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20 August 2017
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EU voices support for Georgia amid Russia row

Lithuania, Ukraine Presidents issued a statement saying they were "worried"

The European Union voiced support for Georgia on Monday amid tensions between Tbilisi and Moscow over Russian-backed separatists, AFP reports.

Separately, US President George W. Bush expressed "concern" at tensions over the separatist Georgian region of Abkhazia in a phone conversation with Russia`s new President Dmitry Medvedev, the White House said.

The message of European support was delivered by Slovenian Foreign Minister Dmitrij Rupel, whose country holds the EU presidency, as the separatists in Abkhazia claimed to have downed two more Georgian spy planes.

"The European Union reiterates its support for Georgia`s sovereignty and its territorial integrity within its internationally recognised borders," said Rupel, who was accompanied in Tbilisi by the foreign ministers of Latvia, Lithuania, Poland and Sweden.

The ministers -- three of them from east European states that broke from Moscow`s rule in 1991 -- were holding talks with President Mikheil Saakashvili in Tbilisi on a worsening Georgian-Russian stand-off.

In Washington, White House spokesman Dana Perino said Bush had spoken to Medvedev and "raised his concerns about the situation in Georgia and hoped that all sides were working to reduce tensions."

And in the Lithuanian capital, the presidents of Lithuania and Ukraine, Valdas Adamkus and Viktor Yushchenko, issued a statement saying they were "worried" about Moscow`s strengthening of relations with the separatists.

"Such a decision questions Georgia`s territorial integrity and increases tension in the region," they said.

Last week Saakashvili said his country had come close to war with Russia in recent days and that the tensions remained.

On Monday, Abkhazia said it had shot down two more Georgian spy drones, bringing to seven the number it claims to have downed in recent weeks.

"The second Georgian unmanned spy plane today and the seventh overall has been shot down... in the sky over Abkhazia," Interfax quoted Abkhazia`s rebel presidency as saying.

Georgia immediately denied the claim. Tbilisi has only acknowledged one such shooting, which it said was carried out by a Russian fighter jet on April 20.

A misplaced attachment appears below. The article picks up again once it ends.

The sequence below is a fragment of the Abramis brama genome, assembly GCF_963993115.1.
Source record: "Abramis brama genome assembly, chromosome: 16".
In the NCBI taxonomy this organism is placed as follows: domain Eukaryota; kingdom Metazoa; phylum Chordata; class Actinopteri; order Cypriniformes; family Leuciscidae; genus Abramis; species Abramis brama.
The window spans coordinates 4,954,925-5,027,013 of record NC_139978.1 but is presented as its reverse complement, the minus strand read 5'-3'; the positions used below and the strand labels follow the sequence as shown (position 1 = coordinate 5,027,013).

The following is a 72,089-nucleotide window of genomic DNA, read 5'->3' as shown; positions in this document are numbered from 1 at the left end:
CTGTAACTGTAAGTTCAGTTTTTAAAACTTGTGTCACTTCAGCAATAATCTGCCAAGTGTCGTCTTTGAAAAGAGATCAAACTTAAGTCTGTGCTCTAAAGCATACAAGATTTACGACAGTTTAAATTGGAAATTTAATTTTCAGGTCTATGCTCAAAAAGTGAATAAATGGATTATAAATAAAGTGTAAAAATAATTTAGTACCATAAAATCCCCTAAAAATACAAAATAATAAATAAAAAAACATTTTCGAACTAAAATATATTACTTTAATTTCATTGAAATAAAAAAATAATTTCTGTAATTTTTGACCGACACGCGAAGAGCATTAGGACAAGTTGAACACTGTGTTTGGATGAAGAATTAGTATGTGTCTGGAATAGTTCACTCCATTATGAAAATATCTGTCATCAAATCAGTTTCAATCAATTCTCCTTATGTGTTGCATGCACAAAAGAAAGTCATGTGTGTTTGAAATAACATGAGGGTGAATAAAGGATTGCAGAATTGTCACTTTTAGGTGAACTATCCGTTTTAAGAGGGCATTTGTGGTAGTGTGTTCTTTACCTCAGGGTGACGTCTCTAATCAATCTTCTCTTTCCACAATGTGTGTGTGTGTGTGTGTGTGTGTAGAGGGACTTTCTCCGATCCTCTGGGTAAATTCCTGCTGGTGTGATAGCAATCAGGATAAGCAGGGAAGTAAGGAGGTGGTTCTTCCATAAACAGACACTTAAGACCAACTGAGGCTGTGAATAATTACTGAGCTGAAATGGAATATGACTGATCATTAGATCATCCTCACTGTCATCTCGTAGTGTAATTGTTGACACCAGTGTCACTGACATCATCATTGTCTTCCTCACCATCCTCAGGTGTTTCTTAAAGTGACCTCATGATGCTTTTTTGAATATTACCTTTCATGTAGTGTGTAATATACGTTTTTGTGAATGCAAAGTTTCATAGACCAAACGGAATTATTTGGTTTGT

Saakashvili called on the EU to investigate Tbilisi`s claim that Russia had downed the drone and what Georgia says was an illegal increase in the number of Russian peacekeepers in Abkhazia.

"The recent moves made by Russia have raised serious concerns and we ask the EU to investigate intrusions into our airspace and illegal movements of the Russian military," Saakashvili said.

Rupel said the EU would discuss Georgia`s claims at the next meeting of its general affairs and external relations council.

Lithuanian Foreign Minister Petras Vaitiekunas said the EU was preparing to play a stronger role in dealing with Georgia`s unresolved conflicts with Abkhazia and another Russian-backed rebel region, South Ossetia.

"The EU is becoming more actively involved in the resolution of frozen conflicts in Georgia," he said.

Tensions over Abkhazia have been rising since mid-April.

First, Moscow announced it was boosting ties with separatist authorities in Abkhazia and South Ossetia. Then it increased the number of peacekeeping forces in the region, saying Georgia was preparing a military assault to retake the rebel territory.

Tbilisi accused Moscow of seeking to annex the territories and of breaching Georgia`s sovereignty. Officials said the increase in peacekeepers was illegal because it exceeded previously agreed quotas, which could not be changed without Georgia`s permission.

The tensions have prompted expressions of concern from the United Nations, the European Union and the United States.

Georgia`s pro-Western government has accused Moscow of trying to weaken the country and stymie its efforts to join the NATO military alliance.

Abkhazia and South Ossetia split from Georgia after armed conflicts in the early 1990s, following Georgia`s declaration of independence from the crumbling Soviet Union in 1991.

AFP

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